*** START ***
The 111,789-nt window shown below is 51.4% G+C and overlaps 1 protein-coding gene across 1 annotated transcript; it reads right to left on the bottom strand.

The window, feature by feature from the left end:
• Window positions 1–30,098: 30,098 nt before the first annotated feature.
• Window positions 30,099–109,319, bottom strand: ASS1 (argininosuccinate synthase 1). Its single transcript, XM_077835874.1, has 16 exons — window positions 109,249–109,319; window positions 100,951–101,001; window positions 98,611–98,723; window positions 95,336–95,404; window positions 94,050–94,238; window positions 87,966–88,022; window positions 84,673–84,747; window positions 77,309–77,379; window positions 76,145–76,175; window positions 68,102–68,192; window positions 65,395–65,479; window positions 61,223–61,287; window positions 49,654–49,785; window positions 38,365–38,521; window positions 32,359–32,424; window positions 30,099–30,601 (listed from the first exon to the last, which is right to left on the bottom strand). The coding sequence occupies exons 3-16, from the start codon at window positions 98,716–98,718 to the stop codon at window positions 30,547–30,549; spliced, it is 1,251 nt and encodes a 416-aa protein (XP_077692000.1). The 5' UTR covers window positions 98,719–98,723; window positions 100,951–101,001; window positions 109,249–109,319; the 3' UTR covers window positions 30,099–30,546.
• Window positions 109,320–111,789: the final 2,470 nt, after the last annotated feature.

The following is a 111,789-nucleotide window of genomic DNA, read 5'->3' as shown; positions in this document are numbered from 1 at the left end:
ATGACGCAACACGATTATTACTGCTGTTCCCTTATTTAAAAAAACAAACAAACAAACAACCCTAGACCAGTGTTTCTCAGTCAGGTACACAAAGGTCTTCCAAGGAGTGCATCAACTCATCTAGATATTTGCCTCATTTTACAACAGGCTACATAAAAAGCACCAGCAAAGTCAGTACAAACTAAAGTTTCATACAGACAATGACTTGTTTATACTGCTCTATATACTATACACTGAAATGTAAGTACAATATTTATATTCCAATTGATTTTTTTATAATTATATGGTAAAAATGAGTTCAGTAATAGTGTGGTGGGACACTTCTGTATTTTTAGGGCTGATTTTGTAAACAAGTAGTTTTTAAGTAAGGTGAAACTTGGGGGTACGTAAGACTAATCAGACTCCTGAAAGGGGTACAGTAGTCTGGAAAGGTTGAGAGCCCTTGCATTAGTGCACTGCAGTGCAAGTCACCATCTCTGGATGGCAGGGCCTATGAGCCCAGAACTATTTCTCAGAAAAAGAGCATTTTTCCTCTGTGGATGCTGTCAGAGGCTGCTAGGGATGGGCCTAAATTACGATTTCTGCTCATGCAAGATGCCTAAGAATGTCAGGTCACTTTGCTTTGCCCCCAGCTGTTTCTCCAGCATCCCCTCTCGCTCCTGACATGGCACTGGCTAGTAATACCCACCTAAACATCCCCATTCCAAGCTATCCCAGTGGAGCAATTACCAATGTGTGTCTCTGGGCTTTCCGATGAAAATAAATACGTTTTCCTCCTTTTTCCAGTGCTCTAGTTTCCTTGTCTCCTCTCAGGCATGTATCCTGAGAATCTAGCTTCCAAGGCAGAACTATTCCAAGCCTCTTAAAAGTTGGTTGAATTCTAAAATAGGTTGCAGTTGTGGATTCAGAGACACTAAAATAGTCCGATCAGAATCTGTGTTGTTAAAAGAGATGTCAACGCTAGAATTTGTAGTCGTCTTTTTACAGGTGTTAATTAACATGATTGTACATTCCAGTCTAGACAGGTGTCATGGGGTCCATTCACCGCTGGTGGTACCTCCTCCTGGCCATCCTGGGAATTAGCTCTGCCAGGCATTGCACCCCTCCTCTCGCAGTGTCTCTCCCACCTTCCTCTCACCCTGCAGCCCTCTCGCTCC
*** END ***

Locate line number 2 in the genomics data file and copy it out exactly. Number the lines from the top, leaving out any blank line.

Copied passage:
The window, feature by feature from the left end: